Other Provisions in the Code and Their SPF-Industry Benefits

In addition to legitimizing coatings as a verifiable, repeatable, and measurable alternative thermal barrier, the new Code has other benefits for the SPF industry.
* Manufacturers must maintain a third-party quality assurance and follow-up inspection program.
*The testing must be performed by an ISO/IEC 17025 accredited facility.
*The coating must include an evaluation report.
*The coating shipments must include inspection marks.
*Coating manufacturers can now list SPF manufacturers on their reports.
*The Code standardizes how fire protective coating application rates, as well as thickness measurements are to be reported.

The need for third-party-listed quality assurance will allow for a more streamlined acceptance and approval process. This provides independent documentation to the Authorities Having Jurisdiction (AHJs), as well as to the end users, verifying that the fire protective coating manufacturing procedures provide a product consistent to that product which was tested.

Product certification provides a tangible measure of assurance to inspectors and AHJs that the product meets applicable regulatory requirements. Further, Certification Marks are recognized by AHJs including building code officials, fire marshals, and inspectors across North America.

Certified Application

The rules of code compliance for alternative thermal barriers have changed. Anyone who applies coatings over SPF as an alternative thermal barrier must be ready to adapt to the new testing program. Becoming a certified applicator shows extensive due- diligence, training, and education. Not only a matter of compliance, it also shows how important safety is in your company’s ethos. After all, it could be your spray-applied alternative thermal barrier that prevents a flashover inferno. Isn’t that worth applying correctly?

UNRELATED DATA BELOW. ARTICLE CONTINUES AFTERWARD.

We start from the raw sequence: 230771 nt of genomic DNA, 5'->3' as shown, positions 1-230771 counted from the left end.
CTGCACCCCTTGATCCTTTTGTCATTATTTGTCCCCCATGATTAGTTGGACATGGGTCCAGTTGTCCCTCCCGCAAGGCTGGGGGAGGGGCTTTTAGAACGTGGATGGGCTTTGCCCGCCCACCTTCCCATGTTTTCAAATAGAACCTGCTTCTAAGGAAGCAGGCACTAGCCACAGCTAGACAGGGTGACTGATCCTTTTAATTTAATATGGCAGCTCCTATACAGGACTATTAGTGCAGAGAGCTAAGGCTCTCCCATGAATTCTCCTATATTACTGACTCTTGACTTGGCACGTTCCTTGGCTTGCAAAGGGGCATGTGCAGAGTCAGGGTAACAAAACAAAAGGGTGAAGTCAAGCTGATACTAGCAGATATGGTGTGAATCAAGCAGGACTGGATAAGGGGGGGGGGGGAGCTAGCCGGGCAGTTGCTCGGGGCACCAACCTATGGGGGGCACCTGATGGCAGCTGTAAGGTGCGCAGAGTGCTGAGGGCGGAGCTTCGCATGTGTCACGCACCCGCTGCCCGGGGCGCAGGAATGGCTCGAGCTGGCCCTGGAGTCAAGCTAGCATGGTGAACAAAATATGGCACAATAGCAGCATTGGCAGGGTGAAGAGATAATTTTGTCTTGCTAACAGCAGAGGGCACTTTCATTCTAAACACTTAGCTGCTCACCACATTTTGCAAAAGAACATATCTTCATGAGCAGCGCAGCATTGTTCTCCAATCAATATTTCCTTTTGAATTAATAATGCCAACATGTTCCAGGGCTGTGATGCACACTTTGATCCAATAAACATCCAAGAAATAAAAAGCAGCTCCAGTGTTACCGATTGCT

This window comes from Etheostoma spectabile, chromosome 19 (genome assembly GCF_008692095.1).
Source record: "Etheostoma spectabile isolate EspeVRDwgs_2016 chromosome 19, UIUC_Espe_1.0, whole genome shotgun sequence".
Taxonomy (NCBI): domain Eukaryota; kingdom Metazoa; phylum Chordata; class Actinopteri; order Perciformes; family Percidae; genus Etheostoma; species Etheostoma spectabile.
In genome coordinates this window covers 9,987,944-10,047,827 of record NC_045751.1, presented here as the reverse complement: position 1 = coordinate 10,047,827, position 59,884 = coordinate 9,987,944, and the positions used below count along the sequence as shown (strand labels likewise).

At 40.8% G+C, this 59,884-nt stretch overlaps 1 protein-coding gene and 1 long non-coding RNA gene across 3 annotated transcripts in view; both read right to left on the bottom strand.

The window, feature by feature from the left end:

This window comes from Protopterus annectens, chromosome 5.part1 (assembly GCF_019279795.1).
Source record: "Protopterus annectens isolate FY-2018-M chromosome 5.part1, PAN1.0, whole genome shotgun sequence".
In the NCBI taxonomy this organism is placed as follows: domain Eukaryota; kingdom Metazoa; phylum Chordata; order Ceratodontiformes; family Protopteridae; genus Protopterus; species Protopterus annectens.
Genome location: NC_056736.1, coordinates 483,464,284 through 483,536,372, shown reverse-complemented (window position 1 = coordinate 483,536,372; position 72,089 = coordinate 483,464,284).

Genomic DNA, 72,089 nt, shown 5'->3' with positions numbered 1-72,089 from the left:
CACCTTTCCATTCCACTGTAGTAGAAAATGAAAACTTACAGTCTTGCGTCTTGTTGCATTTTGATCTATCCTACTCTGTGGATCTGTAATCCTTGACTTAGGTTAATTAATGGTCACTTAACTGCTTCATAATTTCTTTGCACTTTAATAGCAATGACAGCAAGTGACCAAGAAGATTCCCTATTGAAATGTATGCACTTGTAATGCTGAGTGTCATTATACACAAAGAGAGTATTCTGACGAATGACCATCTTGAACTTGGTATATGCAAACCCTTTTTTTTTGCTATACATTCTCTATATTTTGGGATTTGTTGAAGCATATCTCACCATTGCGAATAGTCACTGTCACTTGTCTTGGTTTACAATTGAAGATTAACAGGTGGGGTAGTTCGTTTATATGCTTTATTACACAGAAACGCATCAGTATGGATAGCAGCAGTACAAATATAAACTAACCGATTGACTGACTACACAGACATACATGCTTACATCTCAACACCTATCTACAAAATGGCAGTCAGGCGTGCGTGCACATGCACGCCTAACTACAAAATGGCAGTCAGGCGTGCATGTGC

About International Fireproof Technology, Inc.: IFTI manufactures state-of-the-art intumescent fire retardants and thermal barrier coatings. Designed and tested for the global market, IFTI's products are widely used in hospitals, restaurants, nursing facilities, commercial buildings, and residential homes. IFTI's products, including DC315, fall under the Paint to Protect brand, and have been developed to provide superior cost-effective fire protection over spray polyurethane foam. For more information, please use the contact details and links provided below. - See more at:

By: Jen Kramer on Mar 08, 2016
Categories: Thermal / Fire Barrier Coatings
Tags: IFTI, code compliance, Fire Protective coatings

Contact Details

Name: Gary Wolfe

Email: Email Us

Phone No: 855-335-7675